Letters at 3AM

The Election That Refused to Die

Letters at 3AM
By Jason Stout

Since Election Day developments here and abroad have both raised the stakes and highlighted what the stakes really are:

  • On November 28, the Supreme Court declared that the city of Indianapolis violated the Fourth Amendment's prohibition against unreasonable searches -- that is, searches not based on reasonable suspicion of "individual wrongdoing." Indianapolis had set up "drug-interdiction checkpoints," randomly stopping cars so that police dogs could sniff for drugs; the ACLU challenged their right to do this. The case was being watched avidly by police departments around the nation in the hopes that they, too, could set up such generalized warrantless searches. Justice Sandra Day O'Connor, by no stretch a liberal alarmist, wrote the majority opinion that struck down the Indianapolis practice: "Without drawing the line [at such searches] ... the Fourth Amendment would do little to prevent such intrusions from becoming a routine part of American life." The decision was 6-3. The dissenting judges were Chief Justice William H. Rehnquist and Justices Antonin Scalia and Clarence Thomas -- often cited by George W. Bush as his favorites. If two more such appointees had been on the Court (as they are likely to be in a W. administration), this kind of police intrusion would have become, in O'Connor's words, "routine" in America. This ain't kid stuff. This is your right to due process. (Knowing this, would you still vote for Nader?)

  • Venezuela has become one of our major oil suppliers. Its president, Hugo Chavez, has assumed nearly total power and has forged and/or strengthened ties with Cuba, Libya, Iraq, Iran, and North Korea. As he's done this, by some strange coincidence the Clinton Administration has decided to send massive "drug-fighting" military aid to neighboring Colombia, giving us a military presence on Venezuela's border. In the last week, Colombia recalled its Venezuelan envoy because a spokeswoman for a left-wing guerrilla group was invited to speak to the Venezuelan Congress. Venezuela then recalled its envoy from Colombia, as President Chavez called the Colombian government "a rancid oligarchy that does not understand peace." Recently, Venezuela protested an American warship's intrusion into its waters, allegedly chasing drug smugglers. All the ingredients of conflict are in place. And W. is naming all the Gulf War's architects to his cabinet; one of that war's chief strategists, Dick Cheney, would be W.'s vice-president. Good morning, Vietnam.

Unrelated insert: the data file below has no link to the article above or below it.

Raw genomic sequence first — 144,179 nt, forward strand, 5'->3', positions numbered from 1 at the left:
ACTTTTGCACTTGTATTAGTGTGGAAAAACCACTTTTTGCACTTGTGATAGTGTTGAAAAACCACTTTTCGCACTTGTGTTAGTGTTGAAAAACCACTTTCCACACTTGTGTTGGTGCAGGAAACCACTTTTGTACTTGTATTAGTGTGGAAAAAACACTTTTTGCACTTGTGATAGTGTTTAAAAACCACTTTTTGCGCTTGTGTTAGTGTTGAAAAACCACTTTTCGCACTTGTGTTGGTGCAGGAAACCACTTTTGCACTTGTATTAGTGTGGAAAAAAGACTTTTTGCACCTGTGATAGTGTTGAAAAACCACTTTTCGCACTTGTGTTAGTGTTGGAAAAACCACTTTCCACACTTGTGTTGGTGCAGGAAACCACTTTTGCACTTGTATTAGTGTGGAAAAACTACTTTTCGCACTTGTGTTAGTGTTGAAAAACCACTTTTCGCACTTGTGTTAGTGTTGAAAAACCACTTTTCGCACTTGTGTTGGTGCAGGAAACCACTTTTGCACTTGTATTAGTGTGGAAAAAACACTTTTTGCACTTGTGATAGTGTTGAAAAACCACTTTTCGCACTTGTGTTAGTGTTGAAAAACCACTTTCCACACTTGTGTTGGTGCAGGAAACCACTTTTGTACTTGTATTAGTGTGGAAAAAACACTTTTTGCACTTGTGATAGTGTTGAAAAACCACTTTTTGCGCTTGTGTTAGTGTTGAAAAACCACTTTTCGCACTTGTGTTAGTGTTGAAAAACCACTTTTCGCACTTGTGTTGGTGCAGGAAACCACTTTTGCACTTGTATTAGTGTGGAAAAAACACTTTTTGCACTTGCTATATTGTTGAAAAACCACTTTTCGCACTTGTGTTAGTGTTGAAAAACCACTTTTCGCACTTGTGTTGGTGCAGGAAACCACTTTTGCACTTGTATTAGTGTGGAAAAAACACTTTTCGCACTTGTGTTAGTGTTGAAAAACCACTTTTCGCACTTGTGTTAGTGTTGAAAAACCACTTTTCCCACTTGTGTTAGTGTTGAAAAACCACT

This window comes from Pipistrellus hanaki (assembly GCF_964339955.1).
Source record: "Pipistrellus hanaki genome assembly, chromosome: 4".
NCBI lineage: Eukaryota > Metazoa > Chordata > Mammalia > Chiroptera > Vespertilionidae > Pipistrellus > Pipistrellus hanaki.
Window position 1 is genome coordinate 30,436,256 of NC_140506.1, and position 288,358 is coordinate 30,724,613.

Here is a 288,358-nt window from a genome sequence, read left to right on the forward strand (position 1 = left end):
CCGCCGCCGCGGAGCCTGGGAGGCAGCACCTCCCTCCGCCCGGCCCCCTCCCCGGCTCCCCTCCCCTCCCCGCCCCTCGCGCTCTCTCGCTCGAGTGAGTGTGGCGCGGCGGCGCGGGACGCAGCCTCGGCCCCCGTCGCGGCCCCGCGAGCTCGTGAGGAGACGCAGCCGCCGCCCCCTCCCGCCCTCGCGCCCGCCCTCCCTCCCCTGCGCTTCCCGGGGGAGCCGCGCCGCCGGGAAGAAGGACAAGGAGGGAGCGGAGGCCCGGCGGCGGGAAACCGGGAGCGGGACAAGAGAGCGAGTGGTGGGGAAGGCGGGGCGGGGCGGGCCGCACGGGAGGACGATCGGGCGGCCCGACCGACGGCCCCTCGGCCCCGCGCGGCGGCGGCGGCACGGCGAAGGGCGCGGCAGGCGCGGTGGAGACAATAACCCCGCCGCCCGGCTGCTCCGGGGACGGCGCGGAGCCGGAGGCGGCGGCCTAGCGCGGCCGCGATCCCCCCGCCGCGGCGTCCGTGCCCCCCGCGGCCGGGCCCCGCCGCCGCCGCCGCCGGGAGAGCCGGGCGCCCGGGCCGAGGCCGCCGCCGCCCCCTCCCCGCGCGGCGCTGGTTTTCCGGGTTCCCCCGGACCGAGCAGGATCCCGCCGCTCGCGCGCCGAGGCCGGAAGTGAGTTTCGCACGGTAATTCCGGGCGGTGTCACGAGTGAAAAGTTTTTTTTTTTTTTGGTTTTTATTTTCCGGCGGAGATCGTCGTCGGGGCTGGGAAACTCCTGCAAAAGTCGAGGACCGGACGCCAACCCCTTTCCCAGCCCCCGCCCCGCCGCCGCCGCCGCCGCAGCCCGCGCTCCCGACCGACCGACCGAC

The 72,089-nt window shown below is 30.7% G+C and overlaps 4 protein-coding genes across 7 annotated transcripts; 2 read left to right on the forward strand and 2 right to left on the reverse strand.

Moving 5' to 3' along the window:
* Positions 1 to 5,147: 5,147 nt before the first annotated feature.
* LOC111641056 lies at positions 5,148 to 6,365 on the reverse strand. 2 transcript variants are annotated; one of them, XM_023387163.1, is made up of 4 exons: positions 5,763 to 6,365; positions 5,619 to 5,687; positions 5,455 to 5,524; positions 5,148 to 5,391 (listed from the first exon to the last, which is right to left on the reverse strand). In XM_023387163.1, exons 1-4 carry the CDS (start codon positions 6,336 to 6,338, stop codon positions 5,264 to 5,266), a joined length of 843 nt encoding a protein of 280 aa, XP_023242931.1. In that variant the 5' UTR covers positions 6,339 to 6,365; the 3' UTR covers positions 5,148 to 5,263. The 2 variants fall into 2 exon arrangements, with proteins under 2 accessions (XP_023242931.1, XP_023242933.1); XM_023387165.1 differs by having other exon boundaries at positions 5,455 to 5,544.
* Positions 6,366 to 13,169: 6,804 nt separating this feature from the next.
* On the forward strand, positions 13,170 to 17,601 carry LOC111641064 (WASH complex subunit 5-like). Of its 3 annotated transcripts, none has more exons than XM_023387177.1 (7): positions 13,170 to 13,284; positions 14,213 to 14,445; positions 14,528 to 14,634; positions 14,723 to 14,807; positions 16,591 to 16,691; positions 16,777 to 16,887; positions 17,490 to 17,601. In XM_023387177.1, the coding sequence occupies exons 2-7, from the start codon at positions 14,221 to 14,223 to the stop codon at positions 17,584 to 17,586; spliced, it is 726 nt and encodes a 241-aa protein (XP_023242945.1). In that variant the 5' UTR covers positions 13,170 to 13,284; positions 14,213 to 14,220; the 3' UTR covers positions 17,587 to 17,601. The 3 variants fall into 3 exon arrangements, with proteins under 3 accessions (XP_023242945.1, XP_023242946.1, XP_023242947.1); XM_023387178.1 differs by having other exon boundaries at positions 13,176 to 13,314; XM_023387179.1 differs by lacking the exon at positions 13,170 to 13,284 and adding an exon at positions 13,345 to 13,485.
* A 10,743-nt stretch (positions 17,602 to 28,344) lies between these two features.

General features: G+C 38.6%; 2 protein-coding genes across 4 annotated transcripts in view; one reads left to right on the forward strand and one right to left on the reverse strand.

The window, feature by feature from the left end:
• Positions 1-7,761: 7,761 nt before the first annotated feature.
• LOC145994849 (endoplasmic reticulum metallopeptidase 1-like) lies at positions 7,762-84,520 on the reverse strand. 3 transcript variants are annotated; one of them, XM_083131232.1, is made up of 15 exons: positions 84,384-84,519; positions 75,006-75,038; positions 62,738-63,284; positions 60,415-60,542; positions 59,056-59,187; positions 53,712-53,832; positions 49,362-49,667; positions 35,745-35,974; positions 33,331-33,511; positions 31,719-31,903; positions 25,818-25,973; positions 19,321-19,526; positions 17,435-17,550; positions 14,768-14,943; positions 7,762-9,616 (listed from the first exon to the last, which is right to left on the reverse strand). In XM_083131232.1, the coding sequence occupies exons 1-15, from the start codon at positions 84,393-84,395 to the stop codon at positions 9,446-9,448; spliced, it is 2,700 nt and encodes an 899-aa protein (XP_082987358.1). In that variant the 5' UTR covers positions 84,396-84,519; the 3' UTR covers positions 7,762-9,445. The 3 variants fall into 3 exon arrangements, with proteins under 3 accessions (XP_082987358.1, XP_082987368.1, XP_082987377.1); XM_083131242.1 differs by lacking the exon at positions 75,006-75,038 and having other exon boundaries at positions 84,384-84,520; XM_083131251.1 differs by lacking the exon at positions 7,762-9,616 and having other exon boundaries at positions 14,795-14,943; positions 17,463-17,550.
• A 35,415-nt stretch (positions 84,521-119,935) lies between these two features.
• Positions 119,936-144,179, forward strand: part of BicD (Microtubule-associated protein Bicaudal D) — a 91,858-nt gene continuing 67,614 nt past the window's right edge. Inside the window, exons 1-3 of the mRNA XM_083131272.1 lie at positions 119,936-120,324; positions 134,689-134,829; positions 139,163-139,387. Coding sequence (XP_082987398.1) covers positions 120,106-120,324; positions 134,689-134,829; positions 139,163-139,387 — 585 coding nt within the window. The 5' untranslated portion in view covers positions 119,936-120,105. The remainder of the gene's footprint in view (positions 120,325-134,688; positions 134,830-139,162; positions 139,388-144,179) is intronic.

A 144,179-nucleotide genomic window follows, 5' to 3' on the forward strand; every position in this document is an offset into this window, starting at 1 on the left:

• India's (dubious?) peace overtures regarding the disputed province of Kashmir on the India-Pakistan border were rejected on the day of the Venezuelan-Colombian flap. Pakistan sides with Kashmir. China sides with Pakistan. India and Pakistan are now, through the inattention of both the Bush Sr. and Clinton administrations, nuclear powers, albeit without the technology for efficient safeguards. This is the black hole of American foreign policy. Can a severely weakened presidency deal with it?